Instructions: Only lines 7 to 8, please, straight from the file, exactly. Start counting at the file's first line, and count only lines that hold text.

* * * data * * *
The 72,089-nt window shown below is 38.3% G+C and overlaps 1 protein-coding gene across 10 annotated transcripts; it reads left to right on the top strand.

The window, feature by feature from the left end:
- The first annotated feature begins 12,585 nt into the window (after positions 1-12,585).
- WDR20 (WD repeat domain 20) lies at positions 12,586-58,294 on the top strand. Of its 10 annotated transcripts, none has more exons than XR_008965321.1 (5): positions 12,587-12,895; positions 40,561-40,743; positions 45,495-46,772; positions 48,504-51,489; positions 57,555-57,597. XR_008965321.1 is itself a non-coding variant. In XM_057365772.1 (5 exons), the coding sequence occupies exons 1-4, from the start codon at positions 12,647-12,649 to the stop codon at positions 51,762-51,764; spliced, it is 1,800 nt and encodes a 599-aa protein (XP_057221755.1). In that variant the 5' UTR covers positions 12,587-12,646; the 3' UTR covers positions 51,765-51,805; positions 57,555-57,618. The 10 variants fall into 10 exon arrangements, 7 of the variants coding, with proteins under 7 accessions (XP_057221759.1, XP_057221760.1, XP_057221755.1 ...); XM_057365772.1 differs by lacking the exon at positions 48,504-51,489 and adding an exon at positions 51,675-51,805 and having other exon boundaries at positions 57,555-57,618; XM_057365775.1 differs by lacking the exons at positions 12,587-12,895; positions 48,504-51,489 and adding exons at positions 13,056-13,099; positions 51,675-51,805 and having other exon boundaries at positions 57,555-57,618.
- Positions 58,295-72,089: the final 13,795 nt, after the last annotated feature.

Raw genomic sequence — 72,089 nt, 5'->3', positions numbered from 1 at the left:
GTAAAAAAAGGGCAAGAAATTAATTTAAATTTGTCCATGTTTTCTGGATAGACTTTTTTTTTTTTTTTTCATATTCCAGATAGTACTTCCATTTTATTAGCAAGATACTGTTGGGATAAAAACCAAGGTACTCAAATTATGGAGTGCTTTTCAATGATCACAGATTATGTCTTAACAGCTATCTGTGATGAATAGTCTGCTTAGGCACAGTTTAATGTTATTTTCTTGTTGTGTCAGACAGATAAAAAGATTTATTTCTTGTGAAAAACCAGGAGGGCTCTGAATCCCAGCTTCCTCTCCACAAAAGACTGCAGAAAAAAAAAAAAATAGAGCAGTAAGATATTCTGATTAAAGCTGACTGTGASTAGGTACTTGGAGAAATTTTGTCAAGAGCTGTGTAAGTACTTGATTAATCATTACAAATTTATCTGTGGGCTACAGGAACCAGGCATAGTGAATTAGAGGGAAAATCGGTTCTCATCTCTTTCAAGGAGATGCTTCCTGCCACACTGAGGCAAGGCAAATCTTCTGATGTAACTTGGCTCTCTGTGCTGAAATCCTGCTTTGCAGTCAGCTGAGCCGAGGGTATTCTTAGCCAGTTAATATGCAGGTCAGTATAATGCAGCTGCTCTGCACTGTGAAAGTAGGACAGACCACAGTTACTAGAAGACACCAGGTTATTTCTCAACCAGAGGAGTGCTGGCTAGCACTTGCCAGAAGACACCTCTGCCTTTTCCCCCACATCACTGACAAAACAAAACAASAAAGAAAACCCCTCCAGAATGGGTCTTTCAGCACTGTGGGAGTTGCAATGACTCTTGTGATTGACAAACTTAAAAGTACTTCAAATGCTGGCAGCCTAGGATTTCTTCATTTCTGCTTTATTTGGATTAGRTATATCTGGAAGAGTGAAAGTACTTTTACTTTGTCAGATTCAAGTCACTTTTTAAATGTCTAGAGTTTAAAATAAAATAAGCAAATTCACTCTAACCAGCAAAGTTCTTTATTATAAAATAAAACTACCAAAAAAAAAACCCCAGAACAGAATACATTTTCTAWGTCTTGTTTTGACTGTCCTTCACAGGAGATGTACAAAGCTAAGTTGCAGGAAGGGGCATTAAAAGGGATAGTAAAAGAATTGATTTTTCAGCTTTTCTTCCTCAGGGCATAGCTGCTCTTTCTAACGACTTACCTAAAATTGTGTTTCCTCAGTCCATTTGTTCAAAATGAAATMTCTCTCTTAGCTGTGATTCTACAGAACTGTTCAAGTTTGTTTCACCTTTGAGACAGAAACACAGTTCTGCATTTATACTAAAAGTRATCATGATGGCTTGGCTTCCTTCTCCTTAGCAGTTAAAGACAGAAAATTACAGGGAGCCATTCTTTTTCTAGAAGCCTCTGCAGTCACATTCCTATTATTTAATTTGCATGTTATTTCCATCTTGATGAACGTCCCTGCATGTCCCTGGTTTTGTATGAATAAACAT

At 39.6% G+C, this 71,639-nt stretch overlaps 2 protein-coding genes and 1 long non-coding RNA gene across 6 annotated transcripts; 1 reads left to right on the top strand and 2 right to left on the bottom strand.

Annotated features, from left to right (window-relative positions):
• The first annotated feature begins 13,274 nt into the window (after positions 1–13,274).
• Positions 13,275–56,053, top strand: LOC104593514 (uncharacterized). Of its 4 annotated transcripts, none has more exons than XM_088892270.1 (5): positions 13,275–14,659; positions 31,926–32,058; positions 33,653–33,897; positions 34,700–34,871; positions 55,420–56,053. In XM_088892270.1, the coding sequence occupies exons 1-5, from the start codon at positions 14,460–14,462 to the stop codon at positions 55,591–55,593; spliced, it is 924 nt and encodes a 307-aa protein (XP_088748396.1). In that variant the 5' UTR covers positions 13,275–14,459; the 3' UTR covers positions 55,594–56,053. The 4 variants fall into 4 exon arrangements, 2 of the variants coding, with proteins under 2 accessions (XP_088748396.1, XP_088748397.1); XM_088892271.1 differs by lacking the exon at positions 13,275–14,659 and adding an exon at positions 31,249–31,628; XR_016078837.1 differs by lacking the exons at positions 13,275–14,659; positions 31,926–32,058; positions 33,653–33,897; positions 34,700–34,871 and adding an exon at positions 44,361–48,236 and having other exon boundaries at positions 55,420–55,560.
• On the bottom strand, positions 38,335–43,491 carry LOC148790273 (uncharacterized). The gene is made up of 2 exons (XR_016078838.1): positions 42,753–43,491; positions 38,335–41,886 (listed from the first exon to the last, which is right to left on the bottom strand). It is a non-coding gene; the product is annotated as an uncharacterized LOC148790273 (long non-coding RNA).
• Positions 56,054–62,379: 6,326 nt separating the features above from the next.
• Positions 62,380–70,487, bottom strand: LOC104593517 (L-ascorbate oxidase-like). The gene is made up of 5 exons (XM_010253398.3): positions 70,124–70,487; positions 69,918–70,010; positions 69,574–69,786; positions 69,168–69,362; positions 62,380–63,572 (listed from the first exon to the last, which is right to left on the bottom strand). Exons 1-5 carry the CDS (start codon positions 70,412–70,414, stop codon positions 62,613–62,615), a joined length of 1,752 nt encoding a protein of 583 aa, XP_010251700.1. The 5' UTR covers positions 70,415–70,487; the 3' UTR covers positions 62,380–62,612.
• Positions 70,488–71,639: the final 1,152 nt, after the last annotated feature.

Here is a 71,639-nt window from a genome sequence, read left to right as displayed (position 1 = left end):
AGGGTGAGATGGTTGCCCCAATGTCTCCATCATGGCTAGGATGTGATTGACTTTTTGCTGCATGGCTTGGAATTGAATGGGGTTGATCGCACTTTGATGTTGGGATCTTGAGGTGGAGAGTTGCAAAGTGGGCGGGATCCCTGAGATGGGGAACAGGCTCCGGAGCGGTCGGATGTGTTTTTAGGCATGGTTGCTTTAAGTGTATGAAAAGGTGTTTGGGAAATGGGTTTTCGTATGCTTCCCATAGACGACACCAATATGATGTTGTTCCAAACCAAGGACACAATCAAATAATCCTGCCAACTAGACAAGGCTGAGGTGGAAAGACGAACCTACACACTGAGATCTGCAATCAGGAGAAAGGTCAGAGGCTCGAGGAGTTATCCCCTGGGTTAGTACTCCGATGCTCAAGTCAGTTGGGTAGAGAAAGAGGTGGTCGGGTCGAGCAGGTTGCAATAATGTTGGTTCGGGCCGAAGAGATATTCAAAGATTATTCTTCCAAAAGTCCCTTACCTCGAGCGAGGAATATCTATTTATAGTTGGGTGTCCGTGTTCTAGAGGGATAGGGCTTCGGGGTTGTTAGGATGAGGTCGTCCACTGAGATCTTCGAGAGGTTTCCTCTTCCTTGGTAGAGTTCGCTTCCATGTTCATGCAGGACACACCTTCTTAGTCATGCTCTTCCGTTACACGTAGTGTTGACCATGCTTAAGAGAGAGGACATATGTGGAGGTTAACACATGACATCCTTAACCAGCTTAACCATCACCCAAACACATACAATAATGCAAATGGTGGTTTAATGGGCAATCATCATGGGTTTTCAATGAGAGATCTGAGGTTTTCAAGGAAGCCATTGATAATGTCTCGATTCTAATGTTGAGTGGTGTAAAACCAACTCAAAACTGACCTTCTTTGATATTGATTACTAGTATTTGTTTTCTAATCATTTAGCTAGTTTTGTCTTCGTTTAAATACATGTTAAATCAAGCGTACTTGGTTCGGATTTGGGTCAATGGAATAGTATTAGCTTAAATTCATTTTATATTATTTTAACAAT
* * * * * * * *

GTAAAAAAAGGGCAAGAAATTAATTTAAATTTGTCCATGTTTTCTGGATAGACTTTTTTTTTTTTTTTTCATATTCCAGATAGTACTTCCATTTTATTAGCAAGATACTGTTGGGATAAAAACCAAGGTACTCAAATTATGGAGTGCTTTTCAATGATCACAGATTATGTCTTAACAGCTATCTGTGATGAATAGTCTGCTTAGGCACAGTTTAATGTTATTTTCTTGTTGTGTCAGACAGATAAAAAGATTTATTTCTTGTGAAAAACCAGGAGGGCTCTGAATCCCAGCTTCCTCTCCACAAAAGACTGCAGAAAAAAAAAAAAATAGAGCAGTAAGATATTCTGATTAAAGCTGACTGTGASTAGGTACTTGGAGAAATTTTGTCAAGAGCTGTGTAAGTACTTGATTAATCATTACAAATTTATCTGTGGGCTACAGGAACCAGGCATAGTGAATTAGAGGGAAAATCGGTTCTCATCTCTTTCAAGGAGATGCTTCCTGCCACACTGAGGCAAGGCAAATCTTCTGATGTAACTTGGCTCTCTGTGCTGAAATCCTGCTTTGCAGTCAGCTGAGCCGAGGGTATTCTTAGCCAGTTAATATGCAGGTCAGTATAATGCAGCTGCTCTGCACTGTGAAAGTAGGACAGACCACAGTTACTAGAAGACACCAGGTTATTTCTCAACCAGAGGAGTGCTGGCTAGCACTTGCCAGAAGACACCTCTGCCTTTTCCCCCACATCACTGACAAAACAAAACAASAAAGAAAACCCCTCCAGAATGGGTCTTTCAGCACTGTGGGAGTTGCAATGACTCTTGTGATTGACAAACTTAAAAGTACTTCAAATGCTGGCAGCCTAGGATTTCTTCATTTCTGCTTTATTTGGATTAGRTATATCTGGAAGAGTGAAAGTACTTTTACTTTGTCAGATTCAAGTCACTTTTTAAATGTCTAGAGTTTAAAATAAAATAAGCAAATTCACTCTAACCAGCAAAGTTCTTTATTATAAAATAAAACTACCAAAAAAAAAACCCCAGAACAGAATACATTTTCTAWGTCTTGTTTTGACTGTCCTTCACAGGAGATGTACAAAGCTAAGTTGCAGGAAGGGGCATTAAAAGGGATAGTAAAAGAATTGATTTTTCAGCTTTTCTTCCTCAGGGCATAGCTGCTCTTTCTAACGACTTACCTAAAATTGTGTTTCCTCAGTCCATTTGTTCAAAATGAAATMTCTCTCTTAGCTGTGATTCTACAGAACTGTTCAAGTTTGTTTCACCTTTGAGACAGAAACACAGTTCTGCATTTATACTAAAAGTRATCATGATGGCTTGGCTTCCTTCTCCTTAGCAGTTAAAGACAGAAAATTACAGGGAGCCATTCTTTTTCTAGAAGCCTCTGCAGTCACATTCCTATTATTTAATTTGCATGTTATTTCCATCTTGATGAACGTCCCTGCATGTCCCTGGTTTTGTATGAATAAACAT

At 39.6% G+C, this 71,639-nt stretch overlaps 2 protein-coding genes and 1 long non-coding RNA gene across 6 annotated transcripts; 1 reads left to right on the top strand and 2 right to left on the bottom strand.